While some publishers greet the rise of the app environment as a potential game-changer for publishing, others are concerned about the costs of developing separate iPad/iPhone apps, Android apps, Websites and Facebook apps while maintaining the quality standards of the print product. Hearst has incubated a startup to prove that multichannel publishing can be both cost-effective and profitable.
LMK, which stands for "Let Me Know" is "a startup within a large enterprise," says Christina Bender, senior director of product and project management at LMK.com. The division is fast, nimble, and taking a unique approach to the app environment. Instead of trying to figure out how to make apps for Hearst's brands, the group has figured out how to develop apps in a scalable and cost-effective manner.
The key to LMK is its investment in technology. The company has developed a means of creating iPhone/iPad apps, Android apps and Facebook apps via its content management system, Drupal. Bender described how one LMK team member, using a collection of RSS feeds, could create an LMK app on all three environments in under an hour. With apps for Alex Rodriguez and Lady Gaga, LMK needs to be able to create apps quickly and easily to execute their "long tail" app strategy. These apps are priced at $0.99 to $1.99 and are very niche. So, the time and financial investment need to be kept low.
One of the more surprising elements of the app strategy of LMK was the use of Facebook metrics. When LMK first launched their apps, they were priced at $1.99. Recognizing that LMK was a new brand and simply aggregating content, the team tested an aggressive price point and then pulled the price back to $0.99 on some apps. One of the determining criteria on which apps stayed at $1.99 was the metrics that the team collected from LMK's Facebook app. It's important to remember that Facebook has over 500 million users, far more than own devices with Apple's iOS or Google's Android.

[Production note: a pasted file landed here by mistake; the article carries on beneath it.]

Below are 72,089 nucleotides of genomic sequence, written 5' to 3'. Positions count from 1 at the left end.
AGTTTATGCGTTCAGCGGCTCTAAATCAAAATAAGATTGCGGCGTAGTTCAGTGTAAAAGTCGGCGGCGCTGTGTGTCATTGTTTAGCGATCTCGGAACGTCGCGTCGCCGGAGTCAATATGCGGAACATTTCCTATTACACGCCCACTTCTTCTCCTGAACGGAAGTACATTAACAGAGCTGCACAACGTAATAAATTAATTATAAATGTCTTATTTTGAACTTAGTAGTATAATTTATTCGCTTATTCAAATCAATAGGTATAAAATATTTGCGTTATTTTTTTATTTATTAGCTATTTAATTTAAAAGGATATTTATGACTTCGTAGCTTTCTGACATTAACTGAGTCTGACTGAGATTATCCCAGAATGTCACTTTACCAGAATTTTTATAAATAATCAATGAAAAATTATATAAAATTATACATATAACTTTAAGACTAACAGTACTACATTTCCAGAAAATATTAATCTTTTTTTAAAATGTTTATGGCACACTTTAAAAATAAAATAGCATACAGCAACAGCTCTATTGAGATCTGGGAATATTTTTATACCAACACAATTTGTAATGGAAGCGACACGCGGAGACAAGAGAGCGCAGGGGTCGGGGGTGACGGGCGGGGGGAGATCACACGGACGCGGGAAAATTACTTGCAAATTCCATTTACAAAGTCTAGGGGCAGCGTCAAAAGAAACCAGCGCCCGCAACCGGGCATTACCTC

While LMK used Drupal, other CMS products could be configured in a similar fashion. In doing some research on the topic, I found specific work being documented on many open source systems such as Drupal, Joomla and WordPress. However, they are all using API's to create this ability. So, there's no reason why another CMS vendor couldn't do the same.
The advantages of using a single publishing system to power multiple app channels is significant. Instead of spending thousands (or tens of thousands) of dollars on an app for each environment, publishers can make an investment that positions their brand(s) for long-term growth.
If you are interested in turning your CMS into an app builder, have your developers take a look at this video which details how to build apps for iPad, iPhone or Android using Drupal. Also, a module has been created for developing Facebook apps in Drupal, and it is open sourced. Much of the information is applicable to other CMS products as well, and this should not be a reason to think of switching to Drupal. CMS decisions are far more complex that that.
Here's a demo of that initiative. You can see how video, picture galleries, blogs and users can all be pushed into the app environment.